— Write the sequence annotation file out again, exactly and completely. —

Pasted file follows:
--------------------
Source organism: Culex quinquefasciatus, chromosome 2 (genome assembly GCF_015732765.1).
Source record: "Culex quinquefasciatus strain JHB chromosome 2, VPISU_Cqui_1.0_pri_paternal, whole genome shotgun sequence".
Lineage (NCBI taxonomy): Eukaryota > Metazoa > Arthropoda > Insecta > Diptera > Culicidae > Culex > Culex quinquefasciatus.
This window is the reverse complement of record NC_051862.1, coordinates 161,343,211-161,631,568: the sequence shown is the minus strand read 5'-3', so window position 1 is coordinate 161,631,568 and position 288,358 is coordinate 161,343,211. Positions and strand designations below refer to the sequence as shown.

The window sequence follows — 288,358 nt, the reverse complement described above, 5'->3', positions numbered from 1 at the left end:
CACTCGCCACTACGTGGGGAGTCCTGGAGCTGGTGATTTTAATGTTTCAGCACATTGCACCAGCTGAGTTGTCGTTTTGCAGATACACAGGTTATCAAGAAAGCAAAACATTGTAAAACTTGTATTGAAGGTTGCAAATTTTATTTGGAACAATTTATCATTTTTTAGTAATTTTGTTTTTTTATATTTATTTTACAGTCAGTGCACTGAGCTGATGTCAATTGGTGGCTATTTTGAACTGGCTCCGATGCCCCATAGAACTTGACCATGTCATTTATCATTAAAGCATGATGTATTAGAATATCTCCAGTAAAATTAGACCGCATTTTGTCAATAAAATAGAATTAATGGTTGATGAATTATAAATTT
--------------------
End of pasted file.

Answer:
Source organism: Culex quinquefasciatus, chromosome 2 (genome assembly GCF_015732765.1).
Source record: "Culex quinquefasciatus strain JHB chromosome 2, VPISU_Cqui_1.0_pri_paternal, whole genome shotgun sequence".
Lineage (NCBI taxonomy): Eukaryota > Metazoa > Arthropoda > Insecta > Diptera > Culicidae > Culex > Culex quinquefasciatus.
This window is the reverse complement of record NC_051862.1, coordinates 161,343,211-161,631,568: the sequence shown is the minus strand read 5'-3', so window position 1 is coordinate 161,631,568 and position 288,358 is coordinate 161,343,211. Positions and strand designations below refer to the sequence as shown.

The window sequence follows — 288,358 nt, the reverse complement described above, 5'->3', positions numbered from 1 at the left end:
CACTCGCCACTACGTGGGGAGTCCTGGAGCTGGTGATTTTAATGTTTCAGCACATTGCACCAGCTGAGTTGTCGTTTTGCAGATACACAGGTTATCAAGAAAGCAAAACATTGTAAAACTTGTATTGAAGGTTGCAAATTTTATTTGGAACAATTTATCATTTTTTAGTAATTTTGTTTTTTTATATTTATTTTACAGTCAGTGCACTGAGCTGATGTCAATTGGTGGCTATTTTGAACTGGCTCCGATGCCCCATAGAACTTGACCATGTCATTTATCATTAAAGCATGATGTATTAGAATATCTCCAGTAAAATTAGACCGCATTTTGTCAATAAAATAGAATTAATGGTTGATGAATTATAAATTT